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William J. Henderson


Centurion, 1912–1937

Full Name William James Henderson

Born 4 December 1855 in Newark, New Jersey

Died 5 June 1937 in New York (Manhattan), New York

Buried Cypress Hills Cemetery, Brooklyn, New York

Proposed by Richard Aldrich and Edward Cary

Elected 3 February 1912 at age fifty-six

Seconder of:

Century Memorial

In appearance, mannerism, personality, no one could differ more from [Richard] Aldrich than William James Henderson. In musical knowledge and soundness of judgment, no one could resemble him more closely. If anything, it was in its restrained brilliancy of style that Henderson’s musical column, especially in the Evening Sun at week-ends when he had passed his eightieth year, stood almost by itself. There was a flavor of James Huneker about it, but the intimate knowledge of past musical episodes, imparted in an absorbingly interesting sketch, was altogether original. Henderson, like Aldrich, knew music and the musical past to the uttermost detail. Like Aldrich, he never scolded but, much more than Aldrich, he was capable of the severest criticism when he thought occasion required it. Regarding the experimental composers of our own time, Henderson frankly did not like them; nevertheless, when their experiments were not pushed to the grotesque, he did them even-handed justice. But he reserved the privilege of writing about them or about musical performers with trenchant irony, sometimes with intentional cruelty—as when he described the much-advertised Marion Talley as “a Chamber of Commerce soprano with a phonograph voice,” and remarked of the singer of the title-rôle in “Iphigenie” that “she seemed a fit subject for the sacrifice.”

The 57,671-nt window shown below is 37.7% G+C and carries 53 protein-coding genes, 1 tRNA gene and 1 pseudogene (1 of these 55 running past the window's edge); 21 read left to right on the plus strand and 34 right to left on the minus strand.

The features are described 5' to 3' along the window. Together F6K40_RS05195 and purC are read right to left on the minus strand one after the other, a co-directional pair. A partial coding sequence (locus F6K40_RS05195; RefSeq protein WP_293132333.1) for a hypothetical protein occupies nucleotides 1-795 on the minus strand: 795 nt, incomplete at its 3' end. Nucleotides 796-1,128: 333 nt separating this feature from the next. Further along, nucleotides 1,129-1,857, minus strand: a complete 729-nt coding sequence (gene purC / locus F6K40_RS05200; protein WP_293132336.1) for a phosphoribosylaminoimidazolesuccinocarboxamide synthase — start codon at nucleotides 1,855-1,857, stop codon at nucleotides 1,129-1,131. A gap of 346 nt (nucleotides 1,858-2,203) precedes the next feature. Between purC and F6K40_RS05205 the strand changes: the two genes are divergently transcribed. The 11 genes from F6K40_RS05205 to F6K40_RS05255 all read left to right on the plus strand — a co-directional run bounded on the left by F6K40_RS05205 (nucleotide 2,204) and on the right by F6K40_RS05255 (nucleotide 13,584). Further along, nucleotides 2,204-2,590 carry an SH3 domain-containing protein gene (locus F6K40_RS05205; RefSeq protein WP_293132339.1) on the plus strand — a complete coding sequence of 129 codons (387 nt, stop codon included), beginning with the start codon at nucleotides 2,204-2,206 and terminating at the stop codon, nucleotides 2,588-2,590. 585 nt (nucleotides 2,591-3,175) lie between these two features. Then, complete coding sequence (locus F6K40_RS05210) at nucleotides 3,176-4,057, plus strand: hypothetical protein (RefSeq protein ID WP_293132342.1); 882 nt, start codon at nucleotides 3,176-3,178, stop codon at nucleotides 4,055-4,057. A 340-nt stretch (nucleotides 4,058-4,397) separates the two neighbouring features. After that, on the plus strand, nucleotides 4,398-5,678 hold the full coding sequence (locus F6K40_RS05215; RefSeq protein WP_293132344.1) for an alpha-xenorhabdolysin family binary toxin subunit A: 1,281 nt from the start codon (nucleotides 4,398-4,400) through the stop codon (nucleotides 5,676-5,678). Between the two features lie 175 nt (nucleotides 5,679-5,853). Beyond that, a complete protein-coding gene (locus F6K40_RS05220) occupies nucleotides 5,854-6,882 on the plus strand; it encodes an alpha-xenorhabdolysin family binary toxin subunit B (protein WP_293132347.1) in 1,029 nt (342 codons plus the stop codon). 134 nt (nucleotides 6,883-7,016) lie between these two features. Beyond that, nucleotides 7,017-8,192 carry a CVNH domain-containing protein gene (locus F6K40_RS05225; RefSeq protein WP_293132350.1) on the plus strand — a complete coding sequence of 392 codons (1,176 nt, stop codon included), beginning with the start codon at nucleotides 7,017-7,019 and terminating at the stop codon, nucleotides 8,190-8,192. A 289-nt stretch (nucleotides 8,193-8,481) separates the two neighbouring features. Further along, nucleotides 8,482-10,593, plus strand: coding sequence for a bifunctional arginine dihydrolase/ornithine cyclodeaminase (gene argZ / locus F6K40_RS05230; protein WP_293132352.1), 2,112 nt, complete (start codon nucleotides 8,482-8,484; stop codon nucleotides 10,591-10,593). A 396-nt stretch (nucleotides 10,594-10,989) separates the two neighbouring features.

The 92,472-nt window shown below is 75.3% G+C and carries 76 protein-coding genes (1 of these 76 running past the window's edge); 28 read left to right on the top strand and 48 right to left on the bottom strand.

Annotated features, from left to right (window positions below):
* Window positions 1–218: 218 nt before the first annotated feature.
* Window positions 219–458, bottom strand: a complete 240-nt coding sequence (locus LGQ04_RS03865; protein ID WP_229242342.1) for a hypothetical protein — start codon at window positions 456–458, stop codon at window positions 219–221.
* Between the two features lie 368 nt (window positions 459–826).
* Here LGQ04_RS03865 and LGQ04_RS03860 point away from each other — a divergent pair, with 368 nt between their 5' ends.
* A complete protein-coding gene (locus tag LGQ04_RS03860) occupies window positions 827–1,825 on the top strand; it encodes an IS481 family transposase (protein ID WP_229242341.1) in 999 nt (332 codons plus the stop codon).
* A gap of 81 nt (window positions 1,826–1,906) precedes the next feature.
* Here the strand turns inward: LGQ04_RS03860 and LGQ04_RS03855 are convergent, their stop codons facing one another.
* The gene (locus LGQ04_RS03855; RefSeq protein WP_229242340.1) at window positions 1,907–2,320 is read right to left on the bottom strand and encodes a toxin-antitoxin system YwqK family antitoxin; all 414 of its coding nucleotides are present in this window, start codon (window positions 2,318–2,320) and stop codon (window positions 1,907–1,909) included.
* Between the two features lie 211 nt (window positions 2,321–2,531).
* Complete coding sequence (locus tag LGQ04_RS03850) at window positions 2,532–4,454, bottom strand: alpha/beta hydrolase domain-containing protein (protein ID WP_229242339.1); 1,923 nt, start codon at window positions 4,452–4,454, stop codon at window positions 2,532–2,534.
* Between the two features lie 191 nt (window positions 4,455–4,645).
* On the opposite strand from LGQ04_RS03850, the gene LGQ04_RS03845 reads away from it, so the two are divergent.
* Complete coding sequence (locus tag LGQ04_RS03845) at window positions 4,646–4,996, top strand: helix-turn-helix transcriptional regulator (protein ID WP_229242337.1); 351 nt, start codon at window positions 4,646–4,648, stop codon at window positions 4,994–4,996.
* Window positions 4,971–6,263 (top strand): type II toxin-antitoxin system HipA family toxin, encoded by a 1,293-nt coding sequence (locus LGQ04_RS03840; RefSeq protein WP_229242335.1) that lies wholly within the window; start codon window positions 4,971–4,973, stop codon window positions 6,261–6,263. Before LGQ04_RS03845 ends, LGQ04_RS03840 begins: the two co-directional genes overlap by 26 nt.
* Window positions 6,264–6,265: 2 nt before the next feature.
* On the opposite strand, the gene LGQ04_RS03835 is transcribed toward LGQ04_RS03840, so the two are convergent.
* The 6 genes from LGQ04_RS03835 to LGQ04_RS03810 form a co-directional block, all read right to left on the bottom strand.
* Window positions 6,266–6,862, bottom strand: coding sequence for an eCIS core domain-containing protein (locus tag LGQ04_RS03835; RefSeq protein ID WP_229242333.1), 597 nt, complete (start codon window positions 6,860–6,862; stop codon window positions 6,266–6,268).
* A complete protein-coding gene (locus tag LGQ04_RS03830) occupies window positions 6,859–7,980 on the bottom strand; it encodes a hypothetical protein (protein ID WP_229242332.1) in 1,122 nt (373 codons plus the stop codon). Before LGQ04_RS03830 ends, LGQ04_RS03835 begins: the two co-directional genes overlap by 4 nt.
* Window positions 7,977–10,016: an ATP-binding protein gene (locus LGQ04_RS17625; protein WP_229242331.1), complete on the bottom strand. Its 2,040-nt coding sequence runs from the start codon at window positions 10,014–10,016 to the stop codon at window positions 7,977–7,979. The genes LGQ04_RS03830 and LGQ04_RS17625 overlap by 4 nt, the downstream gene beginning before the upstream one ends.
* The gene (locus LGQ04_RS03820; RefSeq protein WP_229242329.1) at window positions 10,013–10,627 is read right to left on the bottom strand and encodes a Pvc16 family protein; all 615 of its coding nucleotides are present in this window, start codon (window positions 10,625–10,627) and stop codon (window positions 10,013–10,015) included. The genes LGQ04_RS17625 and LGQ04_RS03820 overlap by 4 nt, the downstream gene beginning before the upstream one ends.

Henderson always asserted vigorously that “his job” was “to cover news, not to sit back and write anything that comes into my head.” The contention was evidently directed against music-critics who made their reviews a vehicle for personal hobbies or who, in Talcott Williams’s words, insisted on telling their readers “what a presentation is not, instead of what it is.” But his musical-news-reporter theory scarcely fitted his own charming week-end page. Perhaps that was because “anything that came into his head” was admirably to the point and well worth hearing. But possibly Henderson’s insistence that the news came first arose from another of his claims to newspaper distinction. For an accomplished critic to have won laurels also as yachting expert was most unusual. But Henderson handled the one subject with as thorough knowledge as the other. In conversation, he expressed more pride for his “covering” of the Johnstown flood in 1889 than for his musical distinction. “Billy Henderson,” as his friends always affectionately called him, was well known personally to the Century. Once more like Aldrich, he had served on the Board of Management and was a frequent afternoon visitor at the Club-house, where those who talked with him will not soon forget the shrewd comment and reminiscence of their old fellow-member with the erect figure, the lean face and the quizzical smile.

Alexander Dana Noyes
1938 Century Association Yearbook